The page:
Published Oct 01, 2019This is the fifth album in nine years from the still-young Saskatchewan folk duo, and it continues their sustained level of excellence. The pair's career was boosted when fan Jeff Tweedy took the production chair for 2017's The Siren's Song, and he resumes that role here. The recording was done mostly live off the floor, with a restrained but effective rhythm section embellishing a sound built around the pure and unaffected voice of Kacy (Anderson) and the multi-instrumental talent of Clayton (Linthicum).
The cousins share songwriting duties, and Linthicum occasionally takes the lead vocal, adding to the variety. Their style has gradually shifted from being heavily influenced by English folk to more Americana-meets-folk-rock, though "Intervention" here evokes Pentangle.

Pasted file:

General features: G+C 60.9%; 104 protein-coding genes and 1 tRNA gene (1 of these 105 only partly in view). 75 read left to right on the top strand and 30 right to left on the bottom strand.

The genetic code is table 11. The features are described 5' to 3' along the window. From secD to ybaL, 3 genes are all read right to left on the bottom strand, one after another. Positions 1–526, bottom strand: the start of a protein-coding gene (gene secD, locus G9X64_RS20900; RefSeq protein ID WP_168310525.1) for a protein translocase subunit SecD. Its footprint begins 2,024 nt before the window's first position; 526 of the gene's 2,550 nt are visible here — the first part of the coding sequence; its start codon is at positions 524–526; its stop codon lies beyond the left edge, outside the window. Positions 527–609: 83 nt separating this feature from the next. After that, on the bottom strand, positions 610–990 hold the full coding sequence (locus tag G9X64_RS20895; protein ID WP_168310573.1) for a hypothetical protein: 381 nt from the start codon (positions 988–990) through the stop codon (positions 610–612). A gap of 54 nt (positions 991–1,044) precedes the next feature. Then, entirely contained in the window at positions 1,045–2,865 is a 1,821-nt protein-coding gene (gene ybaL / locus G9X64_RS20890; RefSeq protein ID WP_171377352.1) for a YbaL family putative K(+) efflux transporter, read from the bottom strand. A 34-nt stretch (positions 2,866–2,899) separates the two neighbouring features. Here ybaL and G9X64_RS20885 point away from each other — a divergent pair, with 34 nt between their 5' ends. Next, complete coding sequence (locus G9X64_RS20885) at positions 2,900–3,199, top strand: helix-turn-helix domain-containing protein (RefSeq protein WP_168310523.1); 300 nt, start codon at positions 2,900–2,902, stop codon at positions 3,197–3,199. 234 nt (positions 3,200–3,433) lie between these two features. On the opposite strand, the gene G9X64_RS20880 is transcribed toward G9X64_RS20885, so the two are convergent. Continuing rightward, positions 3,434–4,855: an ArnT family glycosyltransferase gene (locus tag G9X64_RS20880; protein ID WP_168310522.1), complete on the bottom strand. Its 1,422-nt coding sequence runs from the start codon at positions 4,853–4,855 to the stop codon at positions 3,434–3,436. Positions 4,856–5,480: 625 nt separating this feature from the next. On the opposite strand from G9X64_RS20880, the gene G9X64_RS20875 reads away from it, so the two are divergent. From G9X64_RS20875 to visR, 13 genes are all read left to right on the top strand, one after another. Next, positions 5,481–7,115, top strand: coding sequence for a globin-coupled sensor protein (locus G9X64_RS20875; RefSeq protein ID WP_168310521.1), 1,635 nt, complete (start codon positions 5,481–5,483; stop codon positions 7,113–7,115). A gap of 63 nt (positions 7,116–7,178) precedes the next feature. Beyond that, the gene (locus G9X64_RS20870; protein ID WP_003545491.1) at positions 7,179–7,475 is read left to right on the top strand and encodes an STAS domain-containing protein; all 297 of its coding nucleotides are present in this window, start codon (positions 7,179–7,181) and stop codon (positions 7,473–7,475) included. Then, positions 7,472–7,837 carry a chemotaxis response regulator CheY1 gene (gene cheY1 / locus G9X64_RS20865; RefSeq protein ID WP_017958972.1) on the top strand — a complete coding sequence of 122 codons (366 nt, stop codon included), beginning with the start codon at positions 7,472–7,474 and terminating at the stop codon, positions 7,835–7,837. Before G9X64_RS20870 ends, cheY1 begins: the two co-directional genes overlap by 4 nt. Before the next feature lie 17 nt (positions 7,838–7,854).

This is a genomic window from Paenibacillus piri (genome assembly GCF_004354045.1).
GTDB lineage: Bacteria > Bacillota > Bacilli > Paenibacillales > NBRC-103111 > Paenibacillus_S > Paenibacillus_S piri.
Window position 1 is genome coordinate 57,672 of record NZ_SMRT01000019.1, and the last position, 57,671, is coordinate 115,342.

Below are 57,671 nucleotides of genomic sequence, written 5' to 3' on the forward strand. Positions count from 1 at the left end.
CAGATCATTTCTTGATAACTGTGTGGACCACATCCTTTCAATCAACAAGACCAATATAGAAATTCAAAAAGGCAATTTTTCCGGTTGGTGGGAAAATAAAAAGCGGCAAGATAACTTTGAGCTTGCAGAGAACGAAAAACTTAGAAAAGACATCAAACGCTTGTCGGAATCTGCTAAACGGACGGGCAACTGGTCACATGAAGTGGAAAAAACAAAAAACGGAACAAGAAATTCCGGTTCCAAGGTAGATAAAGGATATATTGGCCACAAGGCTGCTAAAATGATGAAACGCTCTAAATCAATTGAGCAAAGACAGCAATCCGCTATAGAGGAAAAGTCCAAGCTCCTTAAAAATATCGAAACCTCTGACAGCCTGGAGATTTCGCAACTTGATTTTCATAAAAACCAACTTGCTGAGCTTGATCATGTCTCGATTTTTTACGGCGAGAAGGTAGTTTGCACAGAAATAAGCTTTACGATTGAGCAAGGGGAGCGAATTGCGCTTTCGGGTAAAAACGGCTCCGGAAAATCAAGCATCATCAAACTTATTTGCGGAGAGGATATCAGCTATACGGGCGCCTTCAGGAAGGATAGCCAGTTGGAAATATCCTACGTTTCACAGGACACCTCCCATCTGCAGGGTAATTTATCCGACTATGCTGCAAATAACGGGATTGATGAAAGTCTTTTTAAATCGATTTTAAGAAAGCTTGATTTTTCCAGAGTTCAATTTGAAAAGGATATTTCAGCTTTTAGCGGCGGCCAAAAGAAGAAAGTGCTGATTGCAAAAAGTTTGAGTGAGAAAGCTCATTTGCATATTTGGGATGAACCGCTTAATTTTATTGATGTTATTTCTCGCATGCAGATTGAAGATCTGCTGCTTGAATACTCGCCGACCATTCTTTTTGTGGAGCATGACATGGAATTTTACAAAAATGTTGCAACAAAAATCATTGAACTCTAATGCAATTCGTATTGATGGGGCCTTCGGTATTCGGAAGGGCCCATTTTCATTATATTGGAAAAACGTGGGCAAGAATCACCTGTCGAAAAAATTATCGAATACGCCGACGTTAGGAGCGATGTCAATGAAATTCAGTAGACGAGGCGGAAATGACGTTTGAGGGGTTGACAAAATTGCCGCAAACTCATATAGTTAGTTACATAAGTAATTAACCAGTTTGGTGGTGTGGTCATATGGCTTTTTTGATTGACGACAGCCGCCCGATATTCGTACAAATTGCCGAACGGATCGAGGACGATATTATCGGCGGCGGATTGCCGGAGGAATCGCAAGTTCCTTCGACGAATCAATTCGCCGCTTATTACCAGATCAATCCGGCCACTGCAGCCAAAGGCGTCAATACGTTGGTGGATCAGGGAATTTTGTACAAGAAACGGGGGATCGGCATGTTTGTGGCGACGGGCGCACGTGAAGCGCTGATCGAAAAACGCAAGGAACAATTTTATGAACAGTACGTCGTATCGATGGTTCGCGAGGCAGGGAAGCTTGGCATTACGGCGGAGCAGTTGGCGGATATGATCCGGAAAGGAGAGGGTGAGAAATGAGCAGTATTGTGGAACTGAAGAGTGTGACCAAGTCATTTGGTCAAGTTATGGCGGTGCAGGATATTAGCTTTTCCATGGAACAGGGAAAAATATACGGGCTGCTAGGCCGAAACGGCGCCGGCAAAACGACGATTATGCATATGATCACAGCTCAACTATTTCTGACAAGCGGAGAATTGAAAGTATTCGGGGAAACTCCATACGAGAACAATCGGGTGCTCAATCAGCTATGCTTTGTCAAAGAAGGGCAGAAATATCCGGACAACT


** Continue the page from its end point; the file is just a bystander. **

Lyrically, the pair eschew personal introspection in favour of creating vivid characters and stories. Opening track "The Forty-Ninth Parallel" is a lament on poverty ("We fell short on rent, we fell short on good times"), while "Mom and Dad's Waltz # 2" is a heart-rending tale of "a welfare mom and a farewell dad" and a baby with the odds stacked against them. In the mournful "Spare Me Over One More Year," "death comes every evening, knocking at my door."
Thankfully, the darker material is usually leavened by brighter musical tones, with Clayton's resonant guitar and steel work consistently pleasing the ear. Long may this terrific twosome keep carrying on. (New West)